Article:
Ray Rochford (RR-95-035)

An extract from Mr Rochford's letter

Early in 1995, Ray Rochford (b. 1924) saw a call for 1930s cinemagoers to get in touch with Cinema Culture in 1930s Britain, and this essay is his response. In it he notes that he was born in Hanky Park in Salford, Greater Manchester. The "largest concentration of slums in Europe", Hanky Park was home to numerous neighbourhood cinemas, Mr Rochford writes, each attracting its own loyal local clientele, many of whom claimed particular seats as their own. He describes the "Dickensian" manager of one local cinema, and the social class "apartheid" of the seating arrangements in that establishment. He maintains that, because most historians are middle class, the history of cinema audiences and the value of cinema as "the opium of hope" for the working class has "never been explored in great depth". Mr Rochford later took part in CCINTB’s formal questionnaire survey.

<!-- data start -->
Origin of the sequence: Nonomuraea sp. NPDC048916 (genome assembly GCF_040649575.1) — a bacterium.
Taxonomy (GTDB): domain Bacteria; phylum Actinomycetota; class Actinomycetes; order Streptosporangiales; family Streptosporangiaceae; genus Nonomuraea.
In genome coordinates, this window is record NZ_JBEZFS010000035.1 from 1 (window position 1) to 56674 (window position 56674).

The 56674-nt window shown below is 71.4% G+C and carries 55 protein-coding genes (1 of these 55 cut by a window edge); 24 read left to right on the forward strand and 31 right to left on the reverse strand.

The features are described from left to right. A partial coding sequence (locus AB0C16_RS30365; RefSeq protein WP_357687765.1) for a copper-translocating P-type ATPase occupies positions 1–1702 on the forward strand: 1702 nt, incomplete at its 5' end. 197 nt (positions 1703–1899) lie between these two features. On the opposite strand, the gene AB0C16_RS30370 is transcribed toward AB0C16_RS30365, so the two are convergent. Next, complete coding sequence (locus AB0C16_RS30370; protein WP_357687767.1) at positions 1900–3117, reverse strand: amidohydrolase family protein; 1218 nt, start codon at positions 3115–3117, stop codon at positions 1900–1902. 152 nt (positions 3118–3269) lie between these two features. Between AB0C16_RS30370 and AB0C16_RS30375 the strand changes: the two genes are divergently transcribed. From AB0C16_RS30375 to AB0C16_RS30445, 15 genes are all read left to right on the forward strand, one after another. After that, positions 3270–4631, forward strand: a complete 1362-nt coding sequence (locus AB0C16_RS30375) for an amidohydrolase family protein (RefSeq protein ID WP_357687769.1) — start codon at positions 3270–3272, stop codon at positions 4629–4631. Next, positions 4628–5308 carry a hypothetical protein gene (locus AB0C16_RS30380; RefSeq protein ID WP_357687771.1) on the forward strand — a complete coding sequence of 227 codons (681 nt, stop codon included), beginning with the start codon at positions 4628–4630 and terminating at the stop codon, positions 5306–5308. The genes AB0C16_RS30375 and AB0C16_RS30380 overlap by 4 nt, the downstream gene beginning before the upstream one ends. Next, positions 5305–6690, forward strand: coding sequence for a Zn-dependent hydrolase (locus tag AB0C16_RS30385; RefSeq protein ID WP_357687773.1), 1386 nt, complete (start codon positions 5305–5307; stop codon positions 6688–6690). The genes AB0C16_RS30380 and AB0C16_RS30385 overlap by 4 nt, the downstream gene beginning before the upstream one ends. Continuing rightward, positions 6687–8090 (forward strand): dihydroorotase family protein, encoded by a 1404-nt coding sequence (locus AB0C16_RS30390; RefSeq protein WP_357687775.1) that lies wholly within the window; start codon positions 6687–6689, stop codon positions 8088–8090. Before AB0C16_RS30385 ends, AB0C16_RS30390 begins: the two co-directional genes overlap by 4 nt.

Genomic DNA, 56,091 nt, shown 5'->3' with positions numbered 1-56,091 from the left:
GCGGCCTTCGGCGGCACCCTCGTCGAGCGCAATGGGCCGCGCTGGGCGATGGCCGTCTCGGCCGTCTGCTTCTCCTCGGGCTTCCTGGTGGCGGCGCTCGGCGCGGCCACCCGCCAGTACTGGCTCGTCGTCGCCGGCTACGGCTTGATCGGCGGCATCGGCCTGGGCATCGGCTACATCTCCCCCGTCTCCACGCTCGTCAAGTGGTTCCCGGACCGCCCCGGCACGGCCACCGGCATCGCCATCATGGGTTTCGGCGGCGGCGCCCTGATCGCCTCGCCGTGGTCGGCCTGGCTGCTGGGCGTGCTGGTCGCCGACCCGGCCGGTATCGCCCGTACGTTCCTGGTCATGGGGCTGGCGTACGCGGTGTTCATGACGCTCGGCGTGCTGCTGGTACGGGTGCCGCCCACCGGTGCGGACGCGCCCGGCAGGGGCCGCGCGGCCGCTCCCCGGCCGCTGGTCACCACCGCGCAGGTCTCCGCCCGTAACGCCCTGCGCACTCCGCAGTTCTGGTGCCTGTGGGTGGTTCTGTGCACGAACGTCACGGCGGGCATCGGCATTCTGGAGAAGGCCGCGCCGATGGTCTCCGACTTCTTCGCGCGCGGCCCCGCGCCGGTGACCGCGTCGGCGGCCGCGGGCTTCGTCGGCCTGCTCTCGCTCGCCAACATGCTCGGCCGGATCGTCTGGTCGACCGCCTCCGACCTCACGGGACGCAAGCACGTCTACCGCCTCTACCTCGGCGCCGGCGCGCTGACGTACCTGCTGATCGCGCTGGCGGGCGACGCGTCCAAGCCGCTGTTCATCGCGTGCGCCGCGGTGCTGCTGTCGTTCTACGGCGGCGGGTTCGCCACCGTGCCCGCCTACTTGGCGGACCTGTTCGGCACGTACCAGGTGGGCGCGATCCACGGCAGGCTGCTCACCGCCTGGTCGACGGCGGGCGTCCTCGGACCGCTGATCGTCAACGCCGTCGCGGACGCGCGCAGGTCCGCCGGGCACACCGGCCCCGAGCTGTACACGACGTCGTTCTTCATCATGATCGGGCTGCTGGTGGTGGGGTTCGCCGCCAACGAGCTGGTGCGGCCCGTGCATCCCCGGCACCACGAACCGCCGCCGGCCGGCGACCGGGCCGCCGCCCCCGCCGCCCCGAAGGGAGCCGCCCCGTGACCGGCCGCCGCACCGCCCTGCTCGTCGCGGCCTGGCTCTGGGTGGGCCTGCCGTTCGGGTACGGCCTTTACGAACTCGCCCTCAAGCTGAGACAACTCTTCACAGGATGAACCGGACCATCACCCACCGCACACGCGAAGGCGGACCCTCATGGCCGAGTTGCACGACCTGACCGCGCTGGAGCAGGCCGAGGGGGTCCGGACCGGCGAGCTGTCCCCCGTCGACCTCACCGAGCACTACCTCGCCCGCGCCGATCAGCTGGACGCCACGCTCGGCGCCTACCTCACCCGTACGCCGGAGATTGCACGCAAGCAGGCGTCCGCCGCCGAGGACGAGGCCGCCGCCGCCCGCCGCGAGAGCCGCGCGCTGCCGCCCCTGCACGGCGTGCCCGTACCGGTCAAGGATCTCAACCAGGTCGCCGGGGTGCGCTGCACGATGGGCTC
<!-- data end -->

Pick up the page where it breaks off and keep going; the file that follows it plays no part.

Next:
Document scan (RR-95-035PL001) | Transcript

Other Documents, Memorabilia and Related Links
Scan of questionnaire (RR-95-035GQ001)
Guardian photo essay of demolition of Hanky Park, 1960 (guardian.com site)